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Revisiting chemotherapy: drug persisters arise from metabolically and transcriptionally distinct cell populations in leukemia

Relapses caused by drug resistance is the major barrier for effective treatment of most solid tumors and hematological malignancies. In acute myeloid leukemia (AML), we showed that mitochondrial adaptation is a critical determinant of resistance to cytarabine (AraC).

We proved that this is associated with an increased availability of respiratory substrates and cofactors, mitochondrial biogenesis and transfer from stromal cells, iron-sulfur cluster biogenesis, BCL2 dependency, and ROS detoxification upon inflammatory and stress responses.

We next demonstrated that the ectonucleotidase CD39 and extracellular ATP promote AraC resistance by enhancing mitochondrial biogenesis and OxPHOS activity through the activation of a cAMP-/ATF4-mediated mitochondrial stress response (MSR). Interestingly, OxPHOS metabolism and MSR are also determinants of the response to IDH- and BCL2-selective inhibitors.

Additionally, our group and others have identified several other markers of relapse-initiating cells (RICs) that are metabolite sensors or transporters such as CD36, SLC7A5 and SLC1A3, which underlined metabolic dialogues between resistant blasts and their microenvironment. This provided access to a broad range of respiratory substrates including fatty acids, glutamine, aspartate, lactate and/or glucose to support the energetic metabolism of RICs. More specifically,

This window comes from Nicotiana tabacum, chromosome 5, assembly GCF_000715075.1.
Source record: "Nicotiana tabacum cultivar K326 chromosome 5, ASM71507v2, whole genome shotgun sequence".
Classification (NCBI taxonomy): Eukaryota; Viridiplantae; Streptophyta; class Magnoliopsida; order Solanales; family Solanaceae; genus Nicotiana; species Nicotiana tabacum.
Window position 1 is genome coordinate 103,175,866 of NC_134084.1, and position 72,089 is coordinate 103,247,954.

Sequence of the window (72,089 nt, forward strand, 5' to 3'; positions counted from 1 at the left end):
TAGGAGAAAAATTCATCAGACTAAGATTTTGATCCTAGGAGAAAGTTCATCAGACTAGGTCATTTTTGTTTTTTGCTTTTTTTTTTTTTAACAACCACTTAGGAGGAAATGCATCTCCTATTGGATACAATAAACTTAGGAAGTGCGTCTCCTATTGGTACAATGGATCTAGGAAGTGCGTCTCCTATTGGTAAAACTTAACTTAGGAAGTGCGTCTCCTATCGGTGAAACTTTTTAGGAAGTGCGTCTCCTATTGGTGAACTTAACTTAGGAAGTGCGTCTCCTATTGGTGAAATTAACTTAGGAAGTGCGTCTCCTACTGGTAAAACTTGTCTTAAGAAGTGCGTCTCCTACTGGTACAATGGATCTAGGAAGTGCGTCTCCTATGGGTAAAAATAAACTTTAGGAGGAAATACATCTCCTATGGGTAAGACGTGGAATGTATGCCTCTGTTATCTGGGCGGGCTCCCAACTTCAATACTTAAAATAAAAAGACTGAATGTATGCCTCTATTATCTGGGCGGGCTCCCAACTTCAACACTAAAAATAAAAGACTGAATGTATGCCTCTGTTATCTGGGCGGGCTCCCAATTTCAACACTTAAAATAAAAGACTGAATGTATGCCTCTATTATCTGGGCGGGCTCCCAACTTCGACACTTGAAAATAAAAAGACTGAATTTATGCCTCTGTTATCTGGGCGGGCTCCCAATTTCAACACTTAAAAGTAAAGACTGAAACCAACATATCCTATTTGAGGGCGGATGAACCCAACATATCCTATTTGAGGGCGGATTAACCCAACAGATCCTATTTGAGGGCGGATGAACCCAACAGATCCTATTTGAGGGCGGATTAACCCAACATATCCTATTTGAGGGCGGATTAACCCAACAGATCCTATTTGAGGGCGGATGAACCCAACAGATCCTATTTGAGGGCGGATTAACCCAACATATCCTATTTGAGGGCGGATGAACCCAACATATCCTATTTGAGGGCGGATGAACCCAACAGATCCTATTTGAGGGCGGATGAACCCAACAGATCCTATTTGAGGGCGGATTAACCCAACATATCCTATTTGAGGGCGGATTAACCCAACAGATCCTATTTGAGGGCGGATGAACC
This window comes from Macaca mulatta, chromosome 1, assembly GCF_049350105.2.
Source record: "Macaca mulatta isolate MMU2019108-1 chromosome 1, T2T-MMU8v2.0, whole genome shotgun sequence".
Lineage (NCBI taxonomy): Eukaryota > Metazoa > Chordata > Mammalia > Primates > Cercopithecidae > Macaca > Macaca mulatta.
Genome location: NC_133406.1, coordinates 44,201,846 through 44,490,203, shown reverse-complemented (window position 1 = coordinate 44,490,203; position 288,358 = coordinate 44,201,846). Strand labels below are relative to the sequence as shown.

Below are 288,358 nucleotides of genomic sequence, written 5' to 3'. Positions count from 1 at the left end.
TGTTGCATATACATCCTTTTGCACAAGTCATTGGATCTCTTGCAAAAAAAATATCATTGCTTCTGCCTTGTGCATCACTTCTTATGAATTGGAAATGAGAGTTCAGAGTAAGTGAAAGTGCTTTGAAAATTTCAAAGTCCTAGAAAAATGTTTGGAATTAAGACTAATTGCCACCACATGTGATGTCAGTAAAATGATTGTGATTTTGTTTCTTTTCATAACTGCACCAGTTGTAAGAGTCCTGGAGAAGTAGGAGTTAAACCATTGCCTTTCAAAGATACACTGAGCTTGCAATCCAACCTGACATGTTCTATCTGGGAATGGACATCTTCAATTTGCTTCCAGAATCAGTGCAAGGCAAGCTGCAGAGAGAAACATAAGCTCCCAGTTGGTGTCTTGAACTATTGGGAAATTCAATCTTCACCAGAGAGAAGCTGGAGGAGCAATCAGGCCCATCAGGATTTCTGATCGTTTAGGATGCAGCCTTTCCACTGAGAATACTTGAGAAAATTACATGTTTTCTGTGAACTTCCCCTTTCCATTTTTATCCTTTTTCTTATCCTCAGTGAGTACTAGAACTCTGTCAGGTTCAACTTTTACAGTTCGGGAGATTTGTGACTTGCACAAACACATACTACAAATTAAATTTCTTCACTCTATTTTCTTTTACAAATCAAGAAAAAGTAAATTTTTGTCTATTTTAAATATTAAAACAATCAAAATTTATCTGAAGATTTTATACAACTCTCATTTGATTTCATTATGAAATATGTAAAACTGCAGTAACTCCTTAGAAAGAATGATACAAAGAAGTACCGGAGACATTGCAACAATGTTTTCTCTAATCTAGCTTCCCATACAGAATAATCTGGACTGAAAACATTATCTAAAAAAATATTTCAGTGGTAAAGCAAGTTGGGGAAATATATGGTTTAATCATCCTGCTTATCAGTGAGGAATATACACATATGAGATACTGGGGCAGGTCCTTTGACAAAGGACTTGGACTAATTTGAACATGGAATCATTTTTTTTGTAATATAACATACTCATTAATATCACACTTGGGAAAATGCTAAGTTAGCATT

CD36 was positively associated with extramedullary dissemination of leukemic blasts in vivo and in patients. Furthermore, CD36 inhibition reduced metastasis of blasts and prolonged survival of chemotherapy-treated mice. Our ongoing work is highlighting that the role of metabolic and transcriptional trajectories of three distinct RIC populations, diverse tissue metabolomic ecosystems and the impact of ketogenic diet during the course of disease progression.


Pour en apprendre davantage

Directeur de recherche Inserm, responsable de l’équipe “Métabolisme et résistance thérapeutique dans les leucémies aiguës myéloïdes” au Centre de recherches en cancérologie de Toulouse (CRCT)